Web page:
Okeke-Adeyanju, N., Taylor, L. C., Craig, A. B., Smith, R. E., Thomas, A., Boyle, A. E., & DeRosier, M. E. (2014). Celebrating the Strengths of Black Youth: Increasing Self-Esteem and Implications for Prevention. Journal of Primary Prevention. doi:10.1007/s10935-014-0356-1
The purpose of this study was to test the impact of a preventive intervention program, Celebrating the Strengths of Black Youth (CSBY), on African American children’s self-esteem, racial identity, and parental racial socialization messages.
CSBY consisted of 10 in-person group sessions in which small groups of middle school students met two trained group leaders. Parents were invited to attend three of the 10 group sessions. African American children between the ages of 7 and 10 were randomly assigned to either a treatment (TX; n = 33) or waitlist control (WLC; n = 40) group. Pre- and post-measures were completed to capture treatment effects.
Analyses revealed that treatment group participants had higher levels of self-esteem post intervention than WLC group participants. In addition, treatment group parents were more likely to communicate egalitarian messages to their children post intervention than WLC parents. The advantages of a cultural heritage, strengths-based preventive intervention for African American youth and suggestions for future research are discussed.
Celebrating the Strengths of Black Youth (CSBY) was developed by 3C Institute with grants from the National Institute of Child Health and Human Development. CSBY has been proven effective at boosting African-American children's self-esteem and facilitating productive parent-child conversations about race.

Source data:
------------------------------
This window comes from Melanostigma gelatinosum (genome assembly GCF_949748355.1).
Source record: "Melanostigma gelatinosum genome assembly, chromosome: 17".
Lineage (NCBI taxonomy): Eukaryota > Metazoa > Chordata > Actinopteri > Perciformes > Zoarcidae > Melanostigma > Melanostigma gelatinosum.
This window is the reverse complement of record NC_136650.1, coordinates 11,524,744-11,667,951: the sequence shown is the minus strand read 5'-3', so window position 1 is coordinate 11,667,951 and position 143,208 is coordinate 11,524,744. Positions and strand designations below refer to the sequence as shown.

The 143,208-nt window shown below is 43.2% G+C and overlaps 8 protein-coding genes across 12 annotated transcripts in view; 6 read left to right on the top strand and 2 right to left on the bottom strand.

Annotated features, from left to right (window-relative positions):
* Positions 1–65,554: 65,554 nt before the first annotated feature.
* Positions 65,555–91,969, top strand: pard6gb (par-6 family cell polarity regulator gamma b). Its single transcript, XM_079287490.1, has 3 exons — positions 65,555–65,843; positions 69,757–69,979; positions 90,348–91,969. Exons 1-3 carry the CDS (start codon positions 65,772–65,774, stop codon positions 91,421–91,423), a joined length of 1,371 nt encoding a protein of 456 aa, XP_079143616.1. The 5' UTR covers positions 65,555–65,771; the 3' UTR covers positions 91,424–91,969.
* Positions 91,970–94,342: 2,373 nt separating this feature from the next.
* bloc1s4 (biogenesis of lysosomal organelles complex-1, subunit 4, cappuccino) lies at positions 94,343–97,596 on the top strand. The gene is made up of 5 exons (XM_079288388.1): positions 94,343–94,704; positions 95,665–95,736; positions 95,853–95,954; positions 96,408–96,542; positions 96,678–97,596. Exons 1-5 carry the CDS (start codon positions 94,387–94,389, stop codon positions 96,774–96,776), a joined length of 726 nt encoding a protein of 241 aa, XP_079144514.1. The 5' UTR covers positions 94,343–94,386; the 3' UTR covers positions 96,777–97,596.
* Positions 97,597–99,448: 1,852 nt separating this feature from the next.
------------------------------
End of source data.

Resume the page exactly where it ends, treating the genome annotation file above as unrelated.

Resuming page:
CSBY is based on years of research and extensive input from the African-American community. A research study exploring the impact of the CSBY program on African-American children's self-esteem, racial identity, and parent-child communication revealed that after the intervention, parents were much more likely to communicate messages of racial equality, and children had higher levels of self-esteem.
Decades of research has linked African-American youths' high self-esteem and positive racial identity with their academic success, behavioral adjustment, and positive emotional functioning (Chavous et al., 2008; Smith et al., 2009).
Chavous, T. M., Rivas-Drake, D., Smalls, C., Griffin, T., & Cogburn, C. (2008). Gender matters, too: The influences of school racial discrimination and racial identity on academic engagement outcomes among African American adolescents. Developmental Psychology, 44, 637-654.
Smith, C. O., Levine, D. W., Smith, E. P., Dumas, J., & Prinz, R. J. (2009). A developmental perspective of the relationship of racial-ethic identity to self-construct, achievement, and behavior in African American children. Cultural Diversity and Ethnic Minority Psychology, 15, 145-157.